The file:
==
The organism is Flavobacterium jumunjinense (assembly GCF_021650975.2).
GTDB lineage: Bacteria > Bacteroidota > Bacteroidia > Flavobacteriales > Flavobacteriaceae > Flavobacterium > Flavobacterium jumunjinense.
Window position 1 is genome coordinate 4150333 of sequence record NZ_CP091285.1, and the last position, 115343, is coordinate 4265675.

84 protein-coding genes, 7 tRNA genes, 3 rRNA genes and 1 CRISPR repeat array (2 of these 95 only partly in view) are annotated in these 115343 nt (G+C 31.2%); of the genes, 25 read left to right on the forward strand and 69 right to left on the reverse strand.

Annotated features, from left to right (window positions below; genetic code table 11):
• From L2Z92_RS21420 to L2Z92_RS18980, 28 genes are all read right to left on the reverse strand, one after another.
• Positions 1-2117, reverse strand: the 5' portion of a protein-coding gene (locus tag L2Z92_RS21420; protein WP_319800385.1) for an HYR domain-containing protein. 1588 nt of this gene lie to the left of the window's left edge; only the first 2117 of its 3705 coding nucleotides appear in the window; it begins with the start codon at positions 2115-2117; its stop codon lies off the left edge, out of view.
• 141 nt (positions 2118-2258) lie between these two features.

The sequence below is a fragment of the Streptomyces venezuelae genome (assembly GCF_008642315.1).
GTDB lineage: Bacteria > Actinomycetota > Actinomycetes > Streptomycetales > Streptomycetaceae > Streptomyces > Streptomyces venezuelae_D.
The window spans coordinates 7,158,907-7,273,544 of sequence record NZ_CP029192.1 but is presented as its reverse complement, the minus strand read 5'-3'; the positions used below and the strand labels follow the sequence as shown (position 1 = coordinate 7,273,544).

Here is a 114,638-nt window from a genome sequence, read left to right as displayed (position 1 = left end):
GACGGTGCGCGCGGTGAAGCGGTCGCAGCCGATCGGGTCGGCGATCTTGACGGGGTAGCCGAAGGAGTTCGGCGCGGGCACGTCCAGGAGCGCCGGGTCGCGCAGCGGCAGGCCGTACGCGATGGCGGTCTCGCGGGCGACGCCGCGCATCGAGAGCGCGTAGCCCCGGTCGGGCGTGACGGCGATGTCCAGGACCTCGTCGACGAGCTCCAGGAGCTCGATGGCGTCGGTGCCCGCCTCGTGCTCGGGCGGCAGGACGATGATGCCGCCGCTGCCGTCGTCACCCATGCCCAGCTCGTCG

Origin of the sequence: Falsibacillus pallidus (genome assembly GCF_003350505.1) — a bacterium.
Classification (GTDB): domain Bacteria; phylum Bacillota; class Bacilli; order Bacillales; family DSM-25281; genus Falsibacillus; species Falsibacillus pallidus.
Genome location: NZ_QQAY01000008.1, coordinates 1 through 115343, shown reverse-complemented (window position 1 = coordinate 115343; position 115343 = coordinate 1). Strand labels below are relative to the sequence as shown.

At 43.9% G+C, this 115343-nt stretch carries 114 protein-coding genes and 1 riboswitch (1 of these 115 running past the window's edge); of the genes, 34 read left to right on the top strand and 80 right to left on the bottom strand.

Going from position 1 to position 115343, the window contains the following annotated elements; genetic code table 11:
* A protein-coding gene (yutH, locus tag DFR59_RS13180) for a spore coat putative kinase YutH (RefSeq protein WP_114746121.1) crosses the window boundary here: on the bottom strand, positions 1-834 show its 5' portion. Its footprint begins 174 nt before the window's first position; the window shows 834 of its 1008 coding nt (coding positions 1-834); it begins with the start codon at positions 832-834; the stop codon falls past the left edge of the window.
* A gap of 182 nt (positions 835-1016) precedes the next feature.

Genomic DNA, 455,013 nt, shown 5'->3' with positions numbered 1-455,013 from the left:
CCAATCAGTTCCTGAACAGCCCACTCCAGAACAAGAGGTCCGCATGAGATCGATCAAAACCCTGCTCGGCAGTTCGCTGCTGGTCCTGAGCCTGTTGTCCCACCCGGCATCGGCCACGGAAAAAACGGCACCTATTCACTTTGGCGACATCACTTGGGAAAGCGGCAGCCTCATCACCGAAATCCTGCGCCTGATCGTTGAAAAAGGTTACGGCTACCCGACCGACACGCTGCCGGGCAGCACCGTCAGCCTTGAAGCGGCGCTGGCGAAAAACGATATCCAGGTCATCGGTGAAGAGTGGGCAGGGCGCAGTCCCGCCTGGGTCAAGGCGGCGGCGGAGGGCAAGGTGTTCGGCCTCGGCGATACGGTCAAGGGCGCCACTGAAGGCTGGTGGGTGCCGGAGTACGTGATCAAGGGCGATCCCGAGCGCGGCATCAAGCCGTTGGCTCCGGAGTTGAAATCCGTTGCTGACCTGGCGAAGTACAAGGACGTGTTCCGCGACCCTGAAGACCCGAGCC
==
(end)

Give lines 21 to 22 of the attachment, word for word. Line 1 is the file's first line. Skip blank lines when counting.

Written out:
Genomic DNA, 455,013 nt, shown 5'->3' with positions numbered 1-455,013 from the left:
CCAATCAGTTCCTGAACAGCCCACTCCAGAACAAGAGGTCCGCATGAGATCGATCAAAACCCTGCTCGGCAGTTCGCTGCTGGTCCTGAGCCTGTTGTCCCACCCGGCATCGGCCACGGAAAAAACGGCACCTATTCACTTTGGCGACATCACTTGGGAAAGCGGCAGCCTCATCACCGAAATCCTGCGCCTGATCGTTGAAAAAGGTTACGGCTACCCGACCGACACGCTGCCGGGCAGCACCGTCAGCCTTGAAGCGGCGCTGGCGAAAAACGATATCCAGGTCATCGGTGAAGAGTGGGCAGGGCGCAGTCCCGCCTGGGTCAAGGCGGCGGCGGAGGGCAAGGTGTTCGGCCTCGGCGATACGGTCAAGGGCGCCACTGAAGGCTGGTGGGTGCCGGAGTACGTGATCAAGGGCGATCCCGAGCGCGGCATCAAGCCGTTGGCTCCGGAGTTGAAATCCGTTGCTGACCTGGCGAAGTACAAGGACGTGTTCCGCGACCCTGAAGACCCGAGCC